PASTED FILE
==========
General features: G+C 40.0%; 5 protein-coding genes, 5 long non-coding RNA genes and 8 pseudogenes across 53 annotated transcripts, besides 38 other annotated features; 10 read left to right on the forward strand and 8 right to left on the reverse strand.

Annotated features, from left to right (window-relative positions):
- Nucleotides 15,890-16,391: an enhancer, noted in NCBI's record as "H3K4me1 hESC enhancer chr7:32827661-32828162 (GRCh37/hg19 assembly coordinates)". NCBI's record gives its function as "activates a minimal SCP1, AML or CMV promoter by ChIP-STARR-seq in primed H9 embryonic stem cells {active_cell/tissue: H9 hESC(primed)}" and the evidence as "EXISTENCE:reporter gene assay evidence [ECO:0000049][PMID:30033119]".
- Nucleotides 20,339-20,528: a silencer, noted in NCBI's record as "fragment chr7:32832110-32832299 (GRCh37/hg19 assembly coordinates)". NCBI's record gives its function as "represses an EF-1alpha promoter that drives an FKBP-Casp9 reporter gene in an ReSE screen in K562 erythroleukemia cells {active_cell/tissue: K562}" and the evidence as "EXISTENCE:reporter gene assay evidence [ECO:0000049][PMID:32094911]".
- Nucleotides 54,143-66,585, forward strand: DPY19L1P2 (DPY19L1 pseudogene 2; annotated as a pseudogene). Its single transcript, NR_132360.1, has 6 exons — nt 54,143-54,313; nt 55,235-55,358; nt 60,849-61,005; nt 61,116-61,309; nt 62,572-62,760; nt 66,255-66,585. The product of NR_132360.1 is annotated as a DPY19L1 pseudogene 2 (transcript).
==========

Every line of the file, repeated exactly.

General features: G+C 40.0%; 5 protein-coding genes, 5 long non-coding RNA genes and 8 pseudogenes across 53 annotated transcripts, besides 38 other annotated features; 10 read left to right on the forward strand and 8 right to left on the reverse strand.

Annotated features, from left to right (window-relative positions):
- Nucleotides 15,890-16,391: an enhancer, noted in NCBI's record as "H3K4me1 hESC enhancer chr7:32827661-32828162 (GRCh37/hg19 assembly coordinates)". NCBI's record gives its function as "activates a minimal SCP1, AML or CMV promoter by ChIP-STARR-seq in primed H9 embryonic stem cells {active_cell/tissue: H9 hESC(primed)}" and the evidence as "EXISTENCE:reporter gene assay evidence [ECO:0000049][PMID:30033119]".
- Nucleotides 20,339-20,528: a silencer, noted in NCBI's record as "fragment chr7:32832110-32832299 (GRCh37/hg19 assembly coordinates)". NCBI's record gives its function as "represses an EF-1alpha promoter that drives an FKBP-Casp9 reporter gene in an ReSE screen in K562 erythroleukemia cells {active_cell/tissue: K562}" and the evidence as "EXISTENCE:reporter gene assay evidence [ECO:0000049][PMID:32094911]".
- Nucleotides 54,143-66,585, forward strand: DPY19L1P2 (DPY19L1 pseudogene 2; annotated as a pseudogene). Its single transcript, NR_132360.1, has 6 exons — nt 54,143-54,313; nt 55,235-55,358; nt 60,849-61,005; nt 61,116-61,309; nt 62,572-62,760; nt 66,255-66,585. The product of NR_132360.1 is annotated as a DPY19L1 pseudogene 2 (transcript).